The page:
And there are a couple of precedents of actors who’ve turned their backs on the Oscars without losing out on a trophy. George C. Scott refused his nominations for The Hustler in 1962 and Patton in 1971, calling the whole process of actors competing with one another “a goddamn meat parade.” But the Academy still voted him best actor for Patton. Marlon Brando treated his Oscar nomination as an offer he could refuse when he didn’t show up when he was nominated for The Godfather in 1973, but he still was awarded the statuette, which was accepted for him by a young Native American woman.
Of course, that all took place before the explosion of media outlets covering the awards as well as all the attendant social media that now magnifies every blip on the awards screen to a state of DEFCON 1.
Three years ago, when Mo’Nique decided not to go on the stump for Precious when it played the Toronto and New York film festivals, a big segment of the bloggerati -- which has a vested interest in the current system that keeps actors parading in front of them for months on end -- was outraged. “You know what, Academy? Don’t give her the Best Supporting Actress Oscar,” wrote Hollywood Elsewhere’s Jeffrey Wells. “In fact, deny her a nomination and teach her a lesson. She doesn’t want to play the game and show the respect, so, you know, give the Oscar nomination to someone who really wants and values it.”
But though Mo’Nique was a no-show during most of the season, even skipping the Academy’s clubby nominees luncheon, she eventually took home the supporting actress prize. Mo’Nique proved that even in this overheated digital age, an anti-campaign can be just as effective as months of glad-handing.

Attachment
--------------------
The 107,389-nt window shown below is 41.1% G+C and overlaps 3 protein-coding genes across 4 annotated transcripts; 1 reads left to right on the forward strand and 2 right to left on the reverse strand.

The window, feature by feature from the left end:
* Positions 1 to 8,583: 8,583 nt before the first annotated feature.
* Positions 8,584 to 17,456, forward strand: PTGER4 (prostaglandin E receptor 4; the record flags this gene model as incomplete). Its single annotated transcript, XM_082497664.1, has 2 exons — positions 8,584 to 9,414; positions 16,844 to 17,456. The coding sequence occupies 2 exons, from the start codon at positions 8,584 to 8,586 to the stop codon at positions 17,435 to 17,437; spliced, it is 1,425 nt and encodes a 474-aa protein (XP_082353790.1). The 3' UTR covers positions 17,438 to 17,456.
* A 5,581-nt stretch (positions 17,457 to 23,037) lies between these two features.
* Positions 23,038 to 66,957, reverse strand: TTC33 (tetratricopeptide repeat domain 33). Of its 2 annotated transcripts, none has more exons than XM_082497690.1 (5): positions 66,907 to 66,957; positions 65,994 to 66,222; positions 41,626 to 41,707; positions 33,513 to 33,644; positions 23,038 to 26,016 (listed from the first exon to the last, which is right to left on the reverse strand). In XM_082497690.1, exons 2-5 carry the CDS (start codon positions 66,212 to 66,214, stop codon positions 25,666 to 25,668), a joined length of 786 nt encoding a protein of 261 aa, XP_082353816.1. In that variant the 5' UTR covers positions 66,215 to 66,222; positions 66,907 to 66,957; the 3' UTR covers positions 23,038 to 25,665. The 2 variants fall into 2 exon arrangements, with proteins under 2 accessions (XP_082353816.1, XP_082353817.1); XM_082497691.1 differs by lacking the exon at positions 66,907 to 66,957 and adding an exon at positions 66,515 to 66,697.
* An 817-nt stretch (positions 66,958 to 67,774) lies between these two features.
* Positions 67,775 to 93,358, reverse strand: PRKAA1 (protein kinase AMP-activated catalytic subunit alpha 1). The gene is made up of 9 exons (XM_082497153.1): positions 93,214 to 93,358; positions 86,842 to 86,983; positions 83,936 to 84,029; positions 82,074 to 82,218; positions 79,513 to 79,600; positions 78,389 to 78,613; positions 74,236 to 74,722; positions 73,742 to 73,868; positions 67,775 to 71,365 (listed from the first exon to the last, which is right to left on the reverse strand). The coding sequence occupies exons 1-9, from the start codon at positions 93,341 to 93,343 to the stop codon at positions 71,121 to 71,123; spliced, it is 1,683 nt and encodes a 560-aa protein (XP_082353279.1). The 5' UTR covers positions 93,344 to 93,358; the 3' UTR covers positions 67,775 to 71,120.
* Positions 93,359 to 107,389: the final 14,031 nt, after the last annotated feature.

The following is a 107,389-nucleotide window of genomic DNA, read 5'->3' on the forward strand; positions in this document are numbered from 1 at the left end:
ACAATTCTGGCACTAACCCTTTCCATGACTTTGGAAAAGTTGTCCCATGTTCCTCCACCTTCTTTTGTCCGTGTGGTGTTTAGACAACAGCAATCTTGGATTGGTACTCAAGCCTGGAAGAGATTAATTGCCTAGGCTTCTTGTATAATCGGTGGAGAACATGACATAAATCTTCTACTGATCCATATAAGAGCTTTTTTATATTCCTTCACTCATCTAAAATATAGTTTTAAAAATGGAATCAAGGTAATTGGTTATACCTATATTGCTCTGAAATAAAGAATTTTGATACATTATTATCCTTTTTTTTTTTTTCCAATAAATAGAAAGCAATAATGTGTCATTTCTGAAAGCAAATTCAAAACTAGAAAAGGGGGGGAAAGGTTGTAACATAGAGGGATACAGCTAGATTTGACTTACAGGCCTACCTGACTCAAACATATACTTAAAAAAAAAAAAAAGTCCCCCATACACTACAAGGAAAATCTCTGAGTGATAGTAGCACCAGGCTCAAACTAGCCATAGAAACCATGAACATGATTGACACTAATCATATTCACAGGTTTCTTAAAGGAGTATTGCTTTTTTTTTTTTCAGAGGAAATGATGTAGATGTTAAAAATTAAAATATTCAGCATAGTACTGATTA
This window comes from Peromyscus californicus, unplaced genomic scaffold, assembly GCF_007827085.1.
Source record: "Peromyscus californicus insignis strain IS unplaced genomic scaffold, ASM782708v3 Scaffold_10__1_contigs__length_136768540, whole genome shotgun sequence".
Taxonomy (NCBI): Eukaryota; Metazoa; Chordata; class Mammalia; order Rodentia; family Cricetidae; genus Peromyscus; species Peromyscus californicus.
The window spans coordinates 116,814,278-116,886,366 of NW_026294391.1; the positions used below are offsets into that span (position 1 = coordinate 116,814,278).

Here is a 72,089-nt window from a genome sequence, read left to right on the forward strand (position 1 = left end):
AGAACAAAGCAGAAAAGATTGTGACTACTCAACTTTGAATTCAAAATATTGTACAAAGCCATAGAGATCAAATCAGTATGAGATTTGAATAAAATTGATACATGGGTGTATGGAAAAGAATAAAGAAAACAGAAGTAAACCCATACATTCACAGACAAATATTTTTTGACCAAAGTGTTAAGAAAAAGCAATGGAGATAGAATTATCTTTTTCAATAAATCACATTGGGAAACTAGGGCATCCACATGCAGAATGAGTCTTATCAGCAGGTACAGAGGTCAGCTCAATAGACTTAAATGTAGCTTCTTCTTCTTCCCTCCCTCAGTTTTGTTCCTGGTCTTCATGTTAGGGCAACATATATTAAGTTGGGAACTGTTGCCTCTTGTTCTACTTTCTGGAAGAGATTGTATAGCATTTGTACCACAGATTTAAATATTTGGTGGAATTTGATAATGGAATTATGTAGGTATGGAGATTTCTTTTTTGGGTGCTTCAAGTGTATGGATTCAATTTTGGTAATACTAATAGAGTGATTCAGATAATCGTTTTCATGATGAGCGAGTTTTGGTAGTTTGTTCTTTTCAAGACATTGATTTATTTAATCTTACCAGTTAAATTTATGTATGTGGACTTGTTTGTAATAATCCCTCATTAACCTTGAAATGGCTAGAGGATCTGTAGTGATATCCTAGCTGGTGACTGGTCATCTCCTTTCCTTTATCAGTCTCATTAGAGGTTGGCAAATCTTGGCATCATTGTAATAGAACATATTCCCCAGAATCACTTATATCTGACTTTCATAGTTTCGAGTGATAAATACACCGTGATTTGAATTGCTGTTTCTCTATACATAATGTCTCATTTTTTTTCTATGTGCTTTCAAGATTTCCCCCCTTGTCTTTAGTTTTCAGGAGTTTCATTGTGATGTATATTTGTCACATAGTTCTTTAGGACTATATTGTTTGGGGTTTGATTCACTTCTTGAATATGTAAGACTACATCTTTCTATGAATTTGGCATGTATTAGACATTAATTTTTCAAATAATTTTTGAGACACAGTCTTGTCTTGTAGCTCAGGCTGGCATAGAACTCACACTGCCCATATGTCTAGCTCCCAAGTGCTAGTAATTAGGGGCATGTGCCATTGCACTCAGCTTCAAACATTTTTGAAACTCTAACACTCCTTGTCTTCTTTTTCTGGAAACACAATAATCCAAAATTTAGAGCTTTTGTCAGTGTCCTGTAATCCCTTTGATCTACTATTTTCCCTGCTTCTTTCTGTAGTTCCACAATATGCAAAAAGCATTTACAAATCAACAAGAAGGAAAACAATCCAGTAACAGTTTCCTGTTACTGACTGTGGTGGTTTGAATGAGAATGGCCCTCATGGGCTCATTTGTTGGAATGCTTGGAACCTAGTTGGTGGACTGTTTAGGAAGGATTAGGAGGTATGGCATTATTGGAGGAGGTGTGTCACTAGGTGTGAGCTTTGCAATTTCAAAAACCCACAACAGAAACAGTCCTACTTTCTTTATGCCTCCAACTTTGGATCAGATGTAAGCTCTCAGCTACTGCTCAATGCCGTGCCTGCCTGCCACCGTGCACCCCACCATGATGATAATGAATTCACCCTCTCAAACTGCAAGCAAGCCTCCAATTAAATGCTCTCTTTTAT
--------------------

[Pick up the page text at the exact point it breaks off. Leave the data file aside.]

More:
So Phoenix’s blunt remarks don’t really put him at odds with the Academy; in fact, they actually could win him some additional backing within the critics groups that will begin announcing their picks in December, in advance of the Academy noms.
Phoenix's words, though he might not have intended them as such, instead could be read as more of a critique of the full-on awards campaign style perfected by Harvey Weinstein, the impresario behind many a winning Oscar campaign, whose company just happens to be distributing The Master. Weinstein believes in red-carpet-bombing Academy voters by ensuring that his awards hopefuls are as visible as possible. He even has persuaded campaign-averse talent to overcome their reluctance to press the flesh -- sometimes unsuccessfully, as when he tried to win Martin Scorsese a directing Oscar for 2002’s Gangs of New York, but more often successively as when he helped Meryl Streep win her best actress Oscar for 2011’s The Iron Lady. To say nothing of his back-to-back best picture wins for The King’s Speech and The Artist the past two years.
The Weinstein camp didn’t have any comment on the latest development. And, in truth, Phoenix hasn’t been quite as shy as Mo’Nique; he attended the movie’s unveilings in Venice and Toronto, met with the Hollywood Foreign Press Association and has done a number of other interviews. So as awards campaigns go, the fact that he is now shifting to anti-campaign status, as genuine as it might be, is a pretty shrewd move. At least, it has everyone talking.
Sundance: On the Scene